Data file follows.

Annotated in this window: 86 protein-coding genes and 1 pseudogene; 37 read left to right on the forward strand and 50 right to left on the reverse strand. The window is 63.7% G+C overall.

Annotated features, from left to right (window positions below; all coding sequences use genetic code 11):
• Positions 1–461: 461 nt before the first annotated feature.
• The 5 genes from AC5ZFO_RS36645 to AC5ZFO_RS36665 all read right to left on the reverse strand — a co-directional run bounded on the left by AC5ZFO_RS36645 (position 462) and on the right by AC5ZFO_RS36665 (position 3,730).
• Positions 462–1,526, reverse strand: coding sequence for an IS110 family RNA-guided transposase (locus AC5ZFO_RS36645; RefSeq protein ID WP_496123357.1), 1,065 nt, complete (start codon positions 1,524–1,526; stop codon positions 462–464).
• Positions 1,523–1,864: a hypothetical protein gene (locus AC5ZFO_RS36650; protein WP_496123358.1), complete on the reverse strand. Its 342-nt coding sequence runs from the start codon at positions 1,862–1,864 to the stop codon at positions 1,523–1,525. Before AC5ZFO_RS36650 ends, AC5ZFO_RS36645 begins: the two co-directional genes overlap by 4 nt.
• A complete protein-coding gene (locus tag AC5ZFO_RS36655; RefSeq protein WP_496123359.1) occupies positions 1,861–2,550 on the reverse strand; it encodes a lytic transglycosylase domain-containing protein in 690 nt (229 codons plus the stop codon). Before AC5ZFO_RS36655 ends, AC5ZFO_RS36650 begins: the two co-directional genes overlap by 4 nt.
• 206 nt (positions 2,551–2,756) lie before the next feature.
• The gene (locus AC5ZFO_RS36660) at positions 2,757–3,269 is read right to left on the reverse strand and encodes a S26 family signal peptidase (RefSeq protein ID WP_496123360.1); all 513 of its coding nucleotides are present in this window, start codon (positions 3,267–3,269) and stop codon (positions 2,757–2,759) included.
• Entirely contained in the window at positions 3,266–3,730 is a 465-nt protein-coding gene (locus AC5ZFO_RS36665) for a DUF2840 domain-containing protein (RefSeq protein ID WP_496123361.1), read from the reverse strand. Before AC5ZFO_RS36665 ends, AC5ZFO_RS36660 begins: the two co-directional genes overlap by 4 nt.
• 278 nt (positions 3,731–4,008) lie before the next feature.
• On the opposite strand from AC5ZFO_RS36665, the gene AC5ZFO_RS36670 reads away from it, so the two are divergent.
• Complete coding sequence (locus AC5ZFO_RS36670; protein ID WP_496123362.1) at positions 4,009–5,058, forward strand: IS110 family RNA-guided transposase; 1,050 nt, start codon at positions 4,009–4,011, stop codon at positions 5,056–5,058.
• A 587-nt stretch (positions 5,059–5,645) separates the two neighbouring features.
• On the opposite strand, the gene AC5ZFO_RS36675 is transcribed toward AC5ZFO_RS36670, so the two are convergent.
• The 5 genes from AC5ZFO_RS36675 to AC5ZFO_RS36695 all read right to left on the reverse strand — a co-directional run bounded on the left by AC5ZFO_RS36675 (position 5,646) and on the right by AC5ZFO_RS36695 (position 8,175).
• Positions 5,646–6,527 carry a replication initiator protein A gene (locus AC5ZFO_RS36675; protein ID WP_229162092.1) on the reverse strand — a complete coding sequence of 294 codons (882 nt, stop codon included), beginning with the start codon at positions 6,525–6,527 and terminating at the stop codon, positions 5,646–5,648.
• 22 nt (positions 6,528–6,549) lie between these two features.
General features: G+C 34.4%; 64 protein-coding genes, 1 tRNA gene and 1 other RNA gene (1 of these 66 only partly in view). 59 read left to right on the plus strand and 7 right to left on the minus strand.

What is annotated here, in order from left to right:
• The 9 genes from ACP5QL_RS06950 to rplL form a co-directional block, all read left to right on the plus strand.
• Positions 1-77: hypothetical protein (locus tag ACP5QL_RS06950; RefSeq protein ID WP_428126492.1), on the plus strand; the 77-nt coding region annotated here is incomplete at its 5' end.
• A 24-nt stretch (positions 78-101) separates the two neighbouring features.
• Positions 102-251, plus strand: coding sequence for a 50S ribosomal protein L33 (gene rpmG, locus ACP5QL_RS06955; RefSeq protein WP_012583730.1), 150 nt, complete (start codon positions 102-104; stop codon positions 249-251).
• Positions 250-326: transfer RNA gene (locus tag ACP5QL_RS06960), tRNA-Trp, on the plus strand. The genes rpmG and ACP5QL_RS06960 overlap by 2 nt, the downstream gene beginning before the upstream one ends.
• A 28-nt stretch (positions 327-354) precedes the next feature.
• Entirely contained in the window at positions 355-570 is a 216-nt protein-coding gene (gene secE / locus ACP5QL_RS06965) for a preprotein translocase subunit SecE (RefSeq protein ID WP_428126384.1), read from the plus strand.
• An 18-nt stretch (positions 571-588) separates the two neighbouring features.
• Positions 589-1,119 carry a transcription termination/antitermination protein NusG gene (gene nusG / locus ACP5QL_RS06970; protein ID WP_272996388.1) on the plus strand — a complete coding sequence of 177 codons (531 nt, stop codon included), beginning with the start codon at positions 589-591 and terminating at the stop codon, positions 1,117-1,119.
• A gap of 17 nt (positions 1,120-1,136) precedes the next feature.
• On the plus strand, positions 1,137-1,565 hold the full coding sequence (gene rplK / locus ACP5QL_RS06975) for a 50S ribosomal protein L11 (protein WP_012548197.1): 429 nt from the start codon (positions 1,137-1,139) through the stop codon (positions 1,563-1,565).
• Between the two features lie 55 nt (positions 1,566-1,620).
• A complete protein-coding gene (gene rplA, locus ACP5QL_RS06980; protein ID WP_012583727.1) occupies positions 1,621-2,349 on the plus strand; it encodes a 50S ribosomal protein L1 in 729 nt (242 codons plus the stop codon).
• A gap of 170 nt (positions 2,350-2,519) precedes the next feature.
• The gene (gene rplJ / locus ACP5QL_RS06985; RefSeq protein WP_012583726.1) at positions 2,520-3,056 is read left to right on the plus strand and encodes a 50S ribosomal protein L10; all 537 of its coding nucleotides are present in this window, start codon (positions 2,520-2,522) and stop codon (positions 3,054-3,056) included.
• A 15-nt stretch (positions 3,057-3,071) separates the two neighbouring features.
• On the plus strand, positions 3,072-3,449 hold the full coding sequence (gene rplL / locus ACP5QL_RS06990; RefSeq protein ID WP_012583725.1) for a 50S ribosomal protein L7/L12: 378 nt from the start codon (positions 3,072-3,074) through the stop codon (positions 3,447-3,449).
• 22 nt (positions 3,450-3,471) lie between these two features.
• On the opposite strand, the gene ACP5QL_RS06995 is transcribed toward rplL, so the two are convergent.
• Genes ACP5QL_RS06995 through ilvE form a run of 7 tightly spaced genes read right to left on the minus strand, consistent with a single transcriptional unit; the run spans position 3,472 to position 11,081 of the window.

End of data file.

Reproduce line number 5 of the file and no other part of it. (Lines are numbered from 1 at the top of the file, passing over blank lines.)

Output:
• Positions 462–1,526, reverse strand: coding sequence for an IS110 family RNA-guided transposase (locus AC5ZFO_RS36645; RefSeq protein ID WP_496123357.1), 1,065 nt, complete (start codon positions 1,524–1,526; stop codon positions 462–464).